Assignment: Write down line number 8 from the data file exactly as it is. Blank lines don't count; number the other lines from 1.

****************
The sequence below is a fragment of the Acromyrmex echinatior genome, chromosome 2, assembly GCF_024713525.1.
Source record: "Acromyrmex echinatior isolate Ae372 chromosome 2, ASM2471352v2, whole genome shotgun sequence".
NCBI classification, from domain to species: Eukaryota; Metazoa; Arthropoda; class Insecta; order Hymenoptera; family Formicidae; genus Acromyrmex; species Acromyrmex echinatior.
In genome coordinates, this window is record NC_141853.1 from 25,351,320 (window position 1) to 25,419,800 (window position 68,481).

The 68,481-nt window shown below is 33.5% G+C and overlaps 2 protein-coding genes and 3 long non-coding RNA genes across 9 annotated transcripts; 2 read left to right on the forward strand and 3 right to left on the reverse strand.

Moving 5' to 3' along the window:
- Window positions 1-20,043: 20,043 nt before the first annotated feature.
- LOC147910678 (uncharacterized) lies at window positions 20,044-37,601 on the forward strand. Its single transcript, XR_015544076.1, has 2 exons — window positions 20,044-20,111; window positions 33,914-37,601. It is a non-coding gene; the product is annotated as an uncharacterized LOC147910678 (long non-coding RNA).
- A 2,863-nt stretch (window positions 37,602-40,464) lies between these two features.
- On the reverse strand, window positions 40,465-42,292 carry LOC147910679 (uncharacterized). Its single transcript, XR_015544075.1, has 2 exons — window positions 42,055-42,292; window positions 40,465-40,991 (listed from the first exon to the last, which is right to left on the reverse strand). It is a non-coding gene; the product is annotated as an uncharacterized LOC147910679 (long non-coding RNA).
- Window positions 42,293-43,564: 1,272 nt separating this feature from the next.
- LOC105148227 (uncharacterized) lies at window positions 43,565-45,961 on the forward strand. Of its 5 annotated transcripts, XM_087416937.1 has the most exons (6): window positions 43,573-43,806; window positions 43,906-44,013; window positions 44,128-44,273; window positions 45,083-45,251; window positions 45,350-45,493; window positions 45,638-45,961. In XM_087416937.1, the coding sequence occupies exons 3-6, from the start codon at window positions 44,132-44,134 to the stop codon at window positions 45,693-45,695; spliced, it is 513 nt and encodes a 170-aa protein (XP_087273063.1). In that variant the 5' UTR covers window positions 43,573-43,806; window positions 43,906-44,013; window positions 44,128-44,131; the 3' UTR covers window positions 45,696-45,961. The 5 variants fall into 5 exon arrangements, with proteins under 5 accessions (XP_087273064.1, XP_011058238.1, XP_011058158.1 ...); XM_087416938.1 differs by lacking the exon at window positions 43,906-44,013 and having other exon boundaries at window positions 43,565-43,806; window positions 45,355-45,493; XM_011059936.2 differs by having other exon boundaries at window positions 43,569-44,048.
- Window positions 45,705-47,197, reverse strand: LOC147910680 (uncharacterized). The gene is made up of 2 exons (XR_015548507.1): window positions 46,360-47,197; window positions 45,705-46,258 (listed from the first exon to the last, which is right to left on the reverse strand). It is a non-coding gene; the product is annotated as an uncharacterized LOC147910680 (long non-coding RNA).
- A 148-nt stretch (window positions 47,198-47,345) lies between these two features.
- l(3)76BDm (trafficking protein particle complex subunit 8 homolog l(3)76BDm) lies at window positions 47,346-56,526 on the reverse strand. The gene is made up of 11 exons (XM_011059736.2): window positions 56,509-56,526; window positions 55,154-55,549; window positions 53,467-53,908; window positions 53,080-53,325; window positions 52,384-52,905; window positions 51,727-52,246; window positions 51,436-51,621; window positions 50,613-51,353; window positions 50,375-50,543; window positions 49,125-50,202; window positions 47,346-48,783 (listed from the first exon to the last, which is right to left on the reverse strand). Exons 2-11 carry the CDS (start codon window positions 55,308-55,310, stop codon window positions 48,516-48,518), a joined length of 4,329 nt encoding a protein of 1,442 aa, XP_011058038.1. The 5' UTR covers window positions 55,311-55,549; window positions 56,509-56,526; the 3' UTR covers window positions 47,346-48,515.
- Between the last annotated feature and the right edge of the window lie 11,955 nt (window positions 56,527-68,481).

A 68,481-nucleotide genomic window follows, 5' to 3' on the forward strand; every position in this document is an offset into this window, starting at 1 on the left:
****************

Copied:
- LOC147910678 (uncharacterized) lies at window positions 20,044-37,601 on the forward strand. Its single transcript, XR_015544076.1, has 2 exons — window positions 20,044-20,111; window positions 33,914-37,601. It is a non-coding gene; the product is annotated as an uncharacterized LOC147910678 (long non-coding RNA).